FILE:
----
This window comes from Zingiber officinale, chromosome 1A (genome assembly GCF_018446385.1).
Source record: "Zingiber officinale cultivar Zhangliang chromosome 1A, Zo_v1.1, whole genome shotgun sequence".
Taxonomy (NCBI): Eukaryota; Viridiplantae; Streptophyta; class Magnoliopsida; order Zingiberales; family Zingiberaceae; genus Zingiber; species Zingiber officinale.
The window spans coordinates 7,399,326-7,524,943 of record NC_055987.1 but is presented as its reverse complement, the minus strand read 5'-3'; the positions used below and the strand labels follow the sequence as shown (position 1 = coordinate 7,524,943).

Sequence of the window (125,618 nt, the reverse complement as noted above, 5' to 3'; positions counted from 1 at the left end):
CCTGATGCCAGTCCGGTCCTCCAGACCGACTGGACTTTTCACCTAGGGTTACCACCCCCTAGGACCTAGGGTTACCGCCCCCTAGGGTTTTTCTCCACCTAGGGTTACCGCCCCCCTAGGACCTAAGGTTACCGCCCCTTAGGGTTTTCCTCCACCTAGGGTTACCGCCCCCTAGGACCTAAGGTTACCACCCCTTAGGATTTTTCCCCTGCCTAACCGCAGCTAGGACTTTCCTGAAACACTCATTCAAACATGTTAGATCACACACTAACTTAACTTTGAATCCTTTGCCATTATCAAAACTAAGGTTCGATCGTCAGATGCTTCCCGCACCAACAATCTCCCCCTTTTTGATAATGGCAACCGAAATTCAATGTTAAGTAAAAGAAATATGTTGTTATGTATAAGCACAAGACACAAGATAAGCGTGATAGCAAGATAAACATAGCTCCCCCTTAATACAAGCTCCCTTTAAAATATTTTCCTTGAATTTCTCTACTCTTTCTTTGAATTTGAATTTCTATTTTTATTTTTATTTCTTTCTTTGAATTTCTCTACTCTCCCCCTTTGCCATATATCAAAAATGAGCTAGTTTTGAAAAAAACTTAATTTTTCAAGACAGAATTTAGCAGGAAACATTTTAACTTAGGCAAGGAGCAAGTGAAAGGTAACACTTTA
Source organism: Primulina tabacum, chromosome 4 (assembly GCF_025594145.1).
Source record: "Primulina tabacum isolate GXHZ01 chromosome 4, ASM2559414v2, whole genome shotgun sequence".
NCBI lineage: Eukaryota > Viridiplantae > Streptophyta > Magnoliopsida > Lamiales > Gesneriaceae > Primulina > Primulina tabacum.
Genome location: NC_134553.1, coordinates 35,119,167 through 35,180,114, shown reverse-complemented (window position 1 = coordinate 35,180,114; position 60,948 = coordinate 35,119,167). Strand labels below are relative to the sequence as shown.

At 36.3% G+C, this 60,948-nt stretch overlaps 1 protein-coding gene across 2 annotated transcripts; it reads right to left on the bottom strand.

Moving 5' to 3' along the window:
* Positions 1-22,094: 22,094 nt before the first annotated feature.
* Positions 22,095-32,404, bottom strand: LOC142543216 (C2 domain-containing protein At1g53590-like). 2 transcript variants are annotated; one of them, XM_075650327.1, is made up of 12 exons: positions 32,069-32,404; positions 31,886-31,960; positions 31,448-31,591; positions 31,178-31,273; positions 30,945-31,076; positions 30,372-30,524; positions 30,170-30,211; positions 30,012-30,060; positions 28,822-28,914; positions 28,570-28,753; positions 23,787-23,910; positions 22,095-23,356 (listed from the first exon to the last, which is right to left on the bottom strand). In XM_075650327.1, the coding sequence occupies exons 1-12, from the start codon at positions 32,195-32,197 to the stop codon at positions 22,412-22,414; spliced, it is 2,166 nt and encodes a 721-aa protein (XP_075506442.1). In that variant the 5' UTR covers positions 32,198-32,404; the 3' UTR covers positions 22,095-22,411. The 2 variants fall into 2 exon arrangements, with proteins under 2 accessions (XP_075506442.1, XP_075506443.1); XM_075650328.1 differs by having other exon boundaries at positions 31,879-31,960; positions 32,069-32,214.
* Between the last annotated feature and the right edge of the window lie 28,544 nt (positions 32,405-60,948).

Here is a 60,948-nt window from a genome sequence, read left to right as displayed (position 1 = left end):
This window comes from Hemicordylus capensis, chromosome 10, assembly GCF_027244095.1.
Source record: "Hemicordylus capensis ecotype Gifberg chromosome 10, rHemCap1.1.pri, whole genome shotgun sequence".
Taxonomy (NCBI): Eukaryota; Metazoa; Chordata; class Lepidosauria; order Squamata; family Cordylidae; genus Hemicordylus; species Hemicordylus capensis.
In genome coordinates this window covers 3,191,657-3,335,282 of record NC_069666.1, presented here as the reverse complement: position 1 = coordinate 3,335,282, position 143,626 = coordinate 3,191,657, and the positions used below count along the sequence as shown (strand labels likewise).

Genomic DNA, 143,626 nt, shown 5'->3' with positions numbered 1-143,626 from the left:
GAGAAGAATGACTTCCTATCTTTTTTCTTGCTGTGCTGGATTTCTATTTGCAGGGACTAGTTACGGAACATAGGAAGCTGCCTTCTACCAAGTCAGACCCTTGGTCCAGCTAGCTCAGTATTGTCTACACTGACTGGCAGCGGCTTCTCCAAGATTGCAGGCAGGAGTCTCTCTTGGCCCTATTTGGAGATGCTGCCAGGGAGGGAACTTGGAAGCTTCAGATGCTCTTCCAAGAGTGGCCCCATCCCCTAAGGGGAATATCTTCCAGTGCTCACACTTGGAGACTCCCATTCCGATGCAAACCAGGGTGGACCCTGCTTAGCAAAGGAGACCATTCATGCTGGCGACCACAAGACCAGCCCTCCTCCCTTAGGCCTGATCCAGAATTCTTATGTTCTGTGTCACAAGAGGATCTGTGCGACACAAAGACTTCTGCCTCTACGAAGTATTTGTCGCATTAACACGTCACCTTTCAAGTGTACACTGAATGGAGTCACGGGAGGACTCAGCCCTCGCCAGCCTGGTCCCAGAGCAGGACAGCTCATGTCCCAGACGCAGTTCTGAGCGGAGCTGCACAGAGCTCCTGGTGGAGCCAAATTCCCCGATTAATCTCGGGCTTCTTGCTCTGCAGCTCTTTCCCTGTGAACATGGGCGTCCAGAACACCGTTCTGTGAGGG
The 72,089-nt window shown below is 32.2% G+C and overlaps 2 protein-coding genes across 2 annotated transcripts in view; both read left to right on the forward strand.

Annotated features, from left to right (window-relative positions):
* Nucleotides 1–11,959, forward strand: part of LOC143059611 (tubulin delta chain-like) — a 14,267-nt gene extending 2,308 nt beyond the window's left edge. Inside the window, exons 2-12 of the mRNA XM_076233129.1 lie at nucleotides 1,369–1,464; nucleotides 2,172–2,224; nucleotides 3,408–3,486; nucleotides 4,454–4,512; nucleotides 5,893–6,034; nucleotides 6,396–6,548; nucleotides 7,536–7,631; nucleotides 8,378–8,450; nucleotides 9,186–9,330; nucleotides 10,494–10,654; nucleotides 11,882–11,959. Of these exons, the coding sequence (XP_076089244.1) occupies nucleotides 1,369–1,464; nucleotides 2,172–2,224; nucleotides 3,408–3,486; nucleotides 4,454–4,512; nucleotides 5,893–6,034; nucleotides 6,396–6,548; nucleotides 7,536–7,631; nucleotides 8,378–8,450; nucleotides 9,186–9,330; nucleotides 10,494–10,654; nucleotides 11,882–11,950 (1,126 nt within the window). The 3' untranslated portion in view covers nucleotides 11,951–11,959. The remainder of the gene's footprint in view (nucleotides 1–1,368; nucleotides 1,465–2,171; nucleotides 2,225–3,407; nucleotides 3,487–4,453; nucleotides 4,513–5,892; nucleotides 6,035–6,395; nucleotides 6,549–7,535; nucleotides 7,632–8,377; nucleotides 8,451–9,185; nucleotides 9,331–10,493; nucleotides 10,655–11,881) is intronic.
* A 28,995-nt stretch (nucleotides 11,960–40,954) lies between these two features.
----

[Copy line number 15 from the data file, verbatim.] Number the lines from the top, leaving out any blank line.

* Between the last annotated feature and the right edge of the window lie 28,544 nt (positions 32,405-60,948).